Kyoto was the perfect jumping off point for our Japanese adventure. The former imperial capital is situated in a mountain valley, making it rich in both history and natural beauty. We spent our first day wandering the city, feasting on soba and tofu, and trying not to fall asleep in our food (jetlag: whoa). Day two was devoted to a walking tour, which involved temples, shrines, and the most amazing fall foliage I've ever seen in my life. On our third day we headed to the Golden Pavilion and the Bamboo Forrest, and on our last day we walked the Philosopher's Path, visited more temples, and did a little bit of shopping. Our Kyoto favorites are below.
The Westin Miyako: This was our home base for our four nights in Kyoto. The Westin is situated outside of the city center, making it a bit further from shops and restaurants, but closer to some of the major temples. The expansive grounds at the edge of the valley also made for a peaceful setting. A mixup with our room was quickly resolved in our favor, and we ended up in a large room with a nice view of the trees behind the hotel. We also loved the Westin's breakfast--while it wasn't cheap, it boasted an expansive buffet of both Western and Japanese foods, and we loved eating there while perusing the international edition of The New York Times and plotting our route for the day. We tried to be adventurous with our lunches and dinners in Japan, so it was also nice to have familiar, reliable options like yogurt and toast to begin the day. Overall, we were very happy with the Westin in terms of the room, location and value.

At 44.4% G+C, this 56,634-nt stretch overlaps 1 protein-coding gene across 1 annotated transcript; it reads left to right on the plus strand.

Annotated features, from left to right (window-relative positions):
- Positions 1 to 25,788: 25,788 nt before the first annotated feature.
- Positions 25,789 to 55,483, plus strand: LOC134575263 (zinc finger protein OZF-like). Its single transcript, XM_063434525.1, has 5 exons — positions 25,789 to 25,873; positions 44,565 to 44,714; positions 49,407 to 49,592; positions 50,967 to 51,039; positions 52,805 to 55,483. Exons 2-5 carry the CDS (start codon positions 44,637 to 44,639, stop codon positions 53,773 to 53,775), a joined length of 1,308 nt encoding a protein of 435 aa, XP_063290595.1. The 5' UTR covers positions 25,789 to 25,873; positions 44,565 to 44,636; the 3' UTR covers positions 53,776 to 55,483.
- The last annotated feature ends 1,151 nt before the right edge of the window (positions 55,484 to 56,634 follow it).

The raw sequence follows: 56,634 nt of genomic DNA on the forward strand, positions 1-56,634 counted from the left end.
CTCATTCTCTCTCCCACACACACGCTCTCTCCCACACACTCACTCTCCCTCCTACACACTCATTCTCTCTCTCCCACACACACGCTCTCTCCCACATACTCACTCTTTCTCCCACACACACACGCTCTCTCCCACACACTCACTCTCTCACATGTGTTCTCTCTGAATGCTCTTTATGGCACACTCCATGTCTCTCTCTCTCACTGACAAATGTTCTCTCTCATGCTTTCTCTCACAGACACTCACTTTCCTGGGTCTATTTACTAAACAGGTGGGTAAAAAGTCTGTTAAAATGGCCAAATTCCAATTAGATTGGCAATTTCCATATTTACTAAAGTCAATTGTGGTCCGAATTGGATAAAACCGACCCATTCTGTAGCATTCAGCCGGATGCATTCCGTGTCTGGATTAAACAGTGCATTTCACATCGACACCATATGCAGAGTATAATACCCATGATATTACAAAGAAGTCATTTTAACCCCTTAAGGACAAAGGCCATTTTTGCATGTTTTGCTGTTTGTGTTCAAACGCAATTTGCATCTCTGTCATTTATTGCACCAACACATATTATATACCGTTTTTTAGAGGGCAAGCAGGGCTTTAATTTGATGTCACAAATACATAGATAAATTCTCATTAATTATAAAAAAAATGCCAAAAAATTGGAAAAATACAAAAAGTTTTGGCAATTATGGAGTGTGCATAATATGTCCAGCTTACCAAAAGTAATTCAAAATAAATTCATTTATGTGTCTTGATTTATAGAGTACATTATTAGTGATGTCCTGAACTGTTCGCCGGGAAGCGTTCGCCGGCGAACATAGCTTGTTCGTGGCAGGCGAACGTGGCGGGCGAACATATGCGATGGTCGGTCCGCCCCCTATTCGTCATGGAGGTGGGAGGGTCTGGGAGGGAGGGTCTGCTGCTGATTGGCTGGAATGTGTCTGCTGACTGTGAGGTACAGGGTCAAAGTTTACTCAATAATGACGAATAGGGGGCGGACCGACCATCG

Gogyo: On our second day in Kyoto, we went on an all-day walking tour, and then headed back to the Westin to rest. Four hours later, we woke up disoriented, starving, and having slept through our dinner plans. A few clicks on Trip Advisor later, Ben found a ramen shop fairly near our hotel that was highly rated, and still open. Our goal was to get some food in our stomachs as quickly as possible before going back to sleep, but when we saddled up to the ramen bar at Gogyo, we ended up finding our favorite meal in all of Japan. We both ordered Gogyo's famous burnt miso ramen, which is made by actually lighting the miso on fire before adding it to the broth. The result is a sweet, rich black broth that was served with plenty of noodles, seaweed, scallions, cabbage, and egg. We loved that ramen so much that we went back on our last day in Kyoto, and traveled nearly 45 minutes from our hotel to eat at the Tokyo location later in the week. It was by far our favorite meal of the trip, and no ramen we had before or since has ever measured up. If there were a Gogyo in the United States, I'm pretty sure we would have come up with an excuse to travel there by now. Probably more than once.